Batteries 101 NYCeWheels.com

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Batteries 101

What kind of batteries does an electric bike use? If you've been wondering about that, you've come to the right place. At NYCEWheels, we're electric-bike and battery experts. Read our basic pages on batteries 101 to learn about batteries for all types of electric bikes and all types of scooters. We'll tell you the basics on the three main kinds of batteries: sealed lead acid, nickel metal hydride and lithium - and the pros and cons of each.

Most electric bikes and electric scooters that we carry feed from one of the below listed types of batteries. Some are interchangeable and can use either or.

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1) Sealed Lead Acid (SLA)
2) Nickel Metal Hydride (NiMH)
3) Lithium (Li)

1) Sealed Lead Acid
Sealed Lead Acid batteries (or SLA) were once the standard battery type for most electric scooters and electric bicycles. These days, most electric scooters still use SLA batteries, while electric bikes (which often require human input) have opted for newer battery technologies to keep the bike as light as possible. This is largely due to the fact that SLA batteries are particularly heavy. While they are heavier and bulkier, SLA batteries do maintain one advantage: they are easy to come by and they are inexpensive. A SLA battery has lifetime of roughly 100-300 full charge cycles, depending on use, size, temperature, quality and many other factors. Most electric scooters use SLA batteries. The popular Gomier Electric Trike also still uses SLA batteries.

2) Nickel Metal Hydride
Nickel Metal Hydride batteries (or NiMH) have been around for a while now. They are significantly lighter than SLA batteries. While there is a jump in the price and while these batteries are usually designed specifically for their respective electric bikes, they represent many improvements. A NiMH battery has about 2 times the life of a Sealed Lead Acid battery but weights about 30% less. NiMH batteries need to be recharged about once a month if not in use to maintain their full capacity.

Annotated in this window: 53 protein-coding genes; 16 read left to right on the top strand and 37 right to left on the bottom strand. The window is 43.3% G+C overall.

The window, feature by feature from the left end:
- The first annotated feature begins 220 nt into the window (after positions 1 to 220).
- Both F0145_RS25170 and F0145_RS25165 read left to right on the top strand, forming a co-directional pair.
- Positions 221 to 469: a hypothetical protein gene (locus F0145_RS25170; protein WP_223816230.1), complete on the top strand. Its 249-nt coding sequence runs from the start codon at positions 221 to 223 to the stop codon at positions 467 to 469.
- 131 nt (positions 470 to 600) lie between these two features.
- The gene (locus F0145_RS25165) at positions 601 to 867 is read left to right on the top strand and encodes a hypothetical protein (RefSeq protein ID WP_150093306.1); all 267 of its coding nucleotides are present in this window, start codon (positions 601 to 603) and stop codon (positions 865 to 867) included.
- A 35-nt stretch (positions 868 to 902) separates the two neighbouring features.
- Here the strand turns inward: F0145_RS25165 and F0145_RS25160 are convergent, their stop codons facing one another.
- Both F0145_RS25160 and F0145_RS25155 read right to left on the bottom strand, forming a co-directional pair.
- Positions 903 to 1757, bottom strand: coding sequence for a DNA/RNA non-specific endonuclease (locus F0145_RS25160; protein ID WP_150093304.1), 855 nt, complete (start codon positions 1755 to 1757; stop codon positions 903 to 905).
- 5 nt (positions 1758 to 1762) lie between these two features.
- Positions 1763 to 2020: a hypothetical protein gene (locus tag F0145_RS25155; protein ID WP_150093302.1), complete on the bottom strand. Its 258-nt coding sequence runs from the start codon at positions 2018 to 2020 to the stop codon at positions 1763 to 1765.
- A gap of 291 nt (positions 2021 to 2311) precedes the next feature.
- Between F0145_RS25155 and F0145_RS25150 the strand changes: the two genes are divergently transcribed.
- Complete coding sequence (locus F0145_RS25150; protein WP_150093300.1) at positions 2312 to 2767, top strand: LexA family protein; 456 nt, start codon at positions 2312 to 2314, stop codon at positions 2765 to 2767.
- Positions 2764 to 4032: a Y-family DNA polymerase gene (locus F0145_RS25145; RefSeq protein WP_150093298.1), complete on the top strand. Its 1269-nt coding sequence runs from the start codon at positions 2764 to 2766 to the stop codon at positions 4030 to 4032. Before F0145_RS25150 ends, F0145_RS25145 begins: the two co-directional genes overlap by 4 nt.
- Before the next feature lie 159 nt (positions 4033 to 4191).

Our most popular electric bikes using this battery technology are:
The best electric bike ever, the (discontinued) Giant Lite and all of NYCeWheels eZee bikes have the option for NiMH batteries as well.

3) Lithium Ion, Lithium Manganese, Lithium Polymer, Lithium Phosphate?..
Lithium Ion batteries (or Li-Ion) are the newest technology in batteries. A Lithium battery has a lifetime of roughly 2-3 times of a Sealed Lead Acid battery. Lithium batteries are the lightest yet, on average weighing approximately 15% less than NiMH batteries and about 50% less than SLA's. Lithium batteries also feature the benefit of being largely maintenance free. Where as earlier forms of batteries need periodic attention when not in use, Lithium batteries do not require much of this. A lithium battery can sit for long stretches of time without any maintenance or charging. As such, if you're only planning on using your electric bike> from time to time (perhaps you store it at a summer home, or retire it during the winter months), a Lithium battery would be a good option. Lithium batteries cost a little bit more than NiMH batteries, but the cost per mile ends up being roughly the same.
Out of our line of electric bikes, eZee bikes have opted for Lithium Manganese batteries manufactured by Phyllion. We have also received test packs using Lithium Polymer which come in at around 7.2 lbs per pack!
Our new addition of OHM bikes are using MoliCell batteries manufactured in Canada.
BionX electric motor systems uses Lithium-Manganese cells manufactured by Sony Corporation. (surely one of the best products out there)
The brand-new Giant Twist Freedom uses Lithium-Polymer battery packs of 2x 9 AH each - currently the longest range (highest capacity) per charge production electric bike out there.